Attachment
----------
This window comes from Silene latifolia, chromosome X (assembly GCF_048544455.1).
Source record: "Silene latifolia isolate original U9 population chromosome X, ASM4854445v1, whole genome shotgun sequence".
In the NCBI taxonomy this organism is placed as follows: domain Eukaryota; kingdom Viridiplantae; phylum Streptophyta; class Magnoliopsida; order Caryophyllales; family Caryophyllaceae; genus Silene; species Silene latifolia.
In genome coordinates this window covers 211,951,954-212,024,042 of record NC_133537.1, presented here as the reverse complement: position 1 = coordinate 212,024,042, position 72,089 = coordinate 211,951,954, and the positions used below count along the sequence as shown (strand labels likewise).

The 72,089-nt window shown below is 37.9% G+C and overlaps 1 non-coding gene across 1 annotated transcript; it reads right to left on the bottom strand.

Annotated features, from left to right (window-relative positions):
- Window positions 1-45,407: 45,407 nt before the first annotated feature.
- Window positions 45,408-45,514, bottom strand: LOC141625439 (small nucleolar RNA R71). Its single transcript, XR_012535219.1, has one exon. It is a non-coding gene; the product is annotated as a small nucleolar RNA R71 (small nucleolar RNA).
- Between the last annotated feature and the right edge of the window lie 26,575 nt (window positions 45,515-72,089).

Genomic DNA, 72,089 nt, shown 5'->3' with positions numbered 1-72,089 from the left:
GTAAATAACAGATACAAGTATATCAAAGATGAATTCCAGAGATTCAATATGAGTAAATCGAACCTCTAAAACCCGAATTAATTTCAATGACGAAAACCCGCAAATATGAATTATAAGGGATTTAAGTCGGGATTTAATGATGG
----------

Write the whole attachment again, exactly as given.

This window comes from Silene latifolia, chromosome X (assembly GCF_048544455.1).
Source record: "Silene latifolia isolate original U9 population chromosome X, ASM4854445v1, whole genome shotgun sequence".
In the NCBI taxonomy this organism is placed as follows: domain Eukaryota; kingdom Viridiplantae; phylum Streptophyta; class Magnoliopsida; order Caryophyllales; family Caryophyllaceae; genus Silene; species Silene latifolia.
In genome coordinates this window covers 211,951,954-212,024,042 of record NC_133537.1, presented here as the reverse complement: position 1 = coordinate 212,024,042, position 72,089 = coordinate 211,951,954, and the positions used below count along the sequence as shown (strand labels likewise).

The 72,089-nt window shown below is 37.9% G+C and overlaps 1 non-coding gene across 1 annotated transcript; it reads right to left on the bottom strand.

Annotated features, from left to right (window-relative positions):
- Window positions 1-45,407: 45,407 nt before the first annotated feature.
- Window positions 45,408-45,514, bottom strand: LOC141625439 (small nucleolar RNA R71). Its single transcript, XR_012535219.1, has one exon. It is a non-coding gene; the product is annotated as a small nucleolar RNA R71 (small nucleolar RNA).
- Between the last annotated feature and the right edge of the window lie 26,575 nt (window positions 45,515-72,089).

Genomic DNA, 72,089 nt, shown 5'->3' with positions numbered 1-72,089 from the left:
GTAAATAACAGATACAAGTATATCAAAGATGAATTCCAGAGATTCAATATGAGTAAATCGAACCTCTAAAACCCGAATTAATTTCAATGACGAAAACCCGCAAATATGAATTATAAGGGATTTAAGTCGGGATTTAATGATGG